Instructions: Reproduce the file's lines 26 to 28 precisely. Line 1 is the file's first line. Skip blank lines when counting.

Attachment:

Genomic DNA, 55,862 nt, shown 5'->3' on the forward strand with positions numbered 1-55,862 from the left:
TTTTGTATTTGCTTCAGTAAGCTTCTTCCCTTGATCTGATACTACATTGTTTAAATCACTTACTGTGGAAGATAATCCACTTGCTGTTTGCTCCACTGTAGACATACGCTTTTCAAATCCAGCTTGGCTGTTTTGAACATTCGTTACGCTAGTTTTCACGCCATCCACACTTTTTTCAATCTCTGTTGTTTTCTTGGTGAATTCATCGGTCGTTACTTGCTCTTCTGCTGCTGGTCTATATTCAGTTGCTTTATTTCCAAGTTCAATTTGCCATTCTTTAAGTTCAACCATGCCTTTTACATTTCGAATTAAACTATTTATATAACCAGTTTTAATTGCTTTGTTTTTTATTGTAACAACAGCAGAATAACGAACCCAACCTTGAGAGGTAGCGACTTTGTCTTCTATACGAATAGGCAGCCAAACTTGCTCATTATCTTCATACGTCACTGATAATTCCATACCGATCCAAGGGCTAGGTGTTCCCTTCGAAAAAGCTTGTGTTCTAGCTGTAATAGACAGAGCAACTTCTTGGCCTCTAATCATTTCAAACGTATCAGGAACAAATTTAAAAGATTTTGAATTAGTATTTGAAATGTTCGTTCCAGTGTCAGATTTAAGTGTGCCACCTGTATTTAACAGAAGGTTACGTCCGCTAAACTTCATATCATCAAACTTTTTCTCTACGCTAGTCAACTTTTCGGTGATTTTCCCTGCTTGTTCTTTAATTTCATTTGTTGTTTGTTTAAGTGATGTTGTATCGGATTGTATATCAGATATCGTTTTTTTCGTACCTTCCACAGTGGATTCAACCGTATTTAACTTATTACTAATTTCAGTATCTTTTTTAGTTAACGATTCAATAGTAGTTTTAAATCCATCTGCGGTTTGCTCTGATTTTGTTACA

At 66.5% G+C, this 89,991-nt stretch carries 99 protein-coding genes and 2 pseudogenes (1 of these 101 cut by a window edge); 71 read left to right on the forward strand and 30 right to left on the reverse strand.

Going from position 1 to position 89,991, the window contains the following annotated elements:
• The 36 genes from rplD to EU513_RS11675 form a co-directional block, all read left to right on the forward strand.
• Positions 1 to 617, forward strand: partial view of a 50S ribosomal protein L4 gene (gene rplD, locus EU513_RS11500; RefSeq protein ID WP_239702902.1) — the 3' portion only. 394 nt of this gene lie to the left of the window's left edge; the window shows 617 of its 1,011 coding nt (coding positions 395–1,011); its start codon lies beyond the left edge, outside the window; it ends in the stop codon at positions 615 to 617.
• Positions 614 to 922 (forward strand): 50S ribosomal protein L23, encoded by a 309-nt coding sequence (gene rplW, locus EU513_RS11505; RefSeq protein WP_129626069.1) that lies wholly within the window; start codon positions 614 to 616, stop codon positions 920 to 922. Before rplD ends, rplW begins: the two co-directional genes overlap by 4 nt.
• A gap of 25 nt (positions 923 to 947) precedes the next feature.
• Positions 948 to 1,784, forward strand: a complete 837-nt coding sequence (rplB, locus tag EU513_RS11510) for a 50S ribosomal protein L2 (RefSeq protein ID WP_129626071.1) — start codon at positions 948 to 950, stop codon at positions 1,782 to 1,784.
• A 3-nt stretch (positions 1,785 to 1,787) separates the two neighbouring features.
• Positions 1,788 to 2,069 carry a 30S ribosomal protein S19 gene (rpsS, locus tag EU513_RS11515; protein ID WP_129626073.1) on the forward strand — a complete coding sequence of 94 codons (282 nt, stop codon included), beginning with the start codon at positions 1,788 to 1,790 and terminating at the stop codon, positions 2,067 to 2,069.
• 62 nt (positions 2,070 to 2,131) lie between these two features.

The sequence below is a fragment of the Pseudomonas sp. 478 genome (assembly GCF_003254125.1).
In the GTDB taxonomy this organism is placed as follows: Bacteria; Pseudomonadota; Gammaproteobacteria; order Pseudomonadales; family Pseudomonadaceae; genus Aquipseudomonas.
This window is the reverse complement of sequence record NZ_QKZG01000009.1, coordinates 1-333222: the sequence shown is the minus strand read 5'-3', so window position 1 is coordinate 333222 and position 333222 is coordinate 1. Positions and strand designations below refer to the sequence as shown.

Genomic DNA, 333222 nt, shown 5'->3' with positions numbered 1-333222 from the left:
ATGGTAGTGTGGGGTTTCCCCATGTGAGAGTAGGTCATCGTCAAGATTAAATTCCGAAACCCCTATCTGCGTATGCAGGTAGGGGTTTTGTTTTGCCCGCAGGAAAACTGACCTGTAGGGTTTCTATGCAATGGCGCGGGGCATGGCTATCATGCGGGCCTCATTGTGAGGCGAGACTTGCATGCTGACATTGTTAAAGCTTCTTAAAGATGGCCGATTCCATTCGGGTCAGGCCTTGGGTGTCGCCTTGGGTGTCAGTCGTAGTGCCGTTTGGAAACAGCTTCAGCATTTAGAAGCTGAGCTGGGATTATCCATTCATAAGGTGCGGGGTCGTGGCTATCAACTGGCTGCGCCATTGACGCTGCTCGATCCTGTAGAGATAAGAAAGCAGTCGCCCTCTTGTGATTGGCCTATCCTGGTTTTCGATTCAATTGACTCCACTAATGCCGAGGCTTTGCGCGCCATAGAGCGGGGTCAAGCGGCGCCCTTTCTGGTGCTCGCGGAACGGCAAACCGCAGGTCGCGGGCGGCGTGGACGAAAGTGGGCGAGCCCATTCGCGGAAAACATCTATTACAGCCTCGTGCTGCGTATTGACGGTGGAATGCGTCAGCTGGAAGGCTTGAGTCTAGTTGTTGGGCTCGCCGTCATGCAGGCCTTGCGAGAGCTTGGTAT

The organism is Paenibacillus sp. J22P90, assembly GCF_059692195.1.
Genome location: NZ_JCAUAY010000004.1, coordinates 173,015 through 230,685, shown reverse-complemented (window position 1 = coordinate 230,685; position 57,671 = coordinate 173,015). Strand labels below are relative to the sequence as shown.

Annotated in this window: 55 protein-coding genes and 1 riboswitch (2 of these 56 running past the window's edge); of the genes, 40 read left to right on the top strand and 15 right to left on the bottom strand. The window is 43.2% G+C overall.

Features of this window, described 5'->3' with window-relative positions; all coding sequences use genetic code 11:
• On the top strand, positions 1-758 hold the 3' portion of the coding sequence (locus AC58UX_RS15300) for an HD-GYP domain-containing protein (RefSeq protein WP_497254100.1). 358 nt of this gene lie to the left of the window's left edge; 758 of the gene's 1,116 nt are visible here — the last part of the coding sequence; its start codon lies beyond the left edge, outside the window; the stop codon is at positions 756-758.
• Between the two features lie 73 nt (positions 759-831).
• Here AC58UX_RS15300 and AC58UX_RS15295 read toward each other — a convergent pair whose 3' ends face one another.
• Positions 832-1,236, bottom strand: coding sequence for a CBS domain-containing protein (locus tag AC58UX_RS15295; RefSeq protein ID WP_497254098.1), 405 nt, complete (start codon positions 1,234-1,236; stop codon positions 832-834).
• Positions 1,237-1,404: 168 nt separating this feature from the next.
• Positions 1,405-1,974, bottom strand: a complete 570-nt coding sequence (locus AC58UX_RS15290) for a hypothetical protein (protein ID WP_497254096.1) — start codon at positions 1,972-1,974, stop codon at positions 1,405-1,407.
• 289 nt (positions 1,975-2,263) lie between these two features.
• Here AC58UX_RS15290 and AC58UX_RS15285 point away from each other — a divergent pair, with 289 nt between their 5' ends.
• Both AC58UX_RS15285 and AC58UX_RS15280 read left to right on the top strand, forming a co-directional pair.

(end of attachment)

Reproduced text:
• Positions 1,237-1,404: 168 nt separating this feature from the next.
• Positions 1,405-1,974, bottom strand: a complete 570-nt coding sequence (locus AC58UX_RS15290) for a hypothetical protein (protein ID WP_497254096.1) — start codon at positions 1,972-1,974, stop codon at positions 1,405-1,407.
• 289 nt (positions 1,975-2,263) lie between these two features.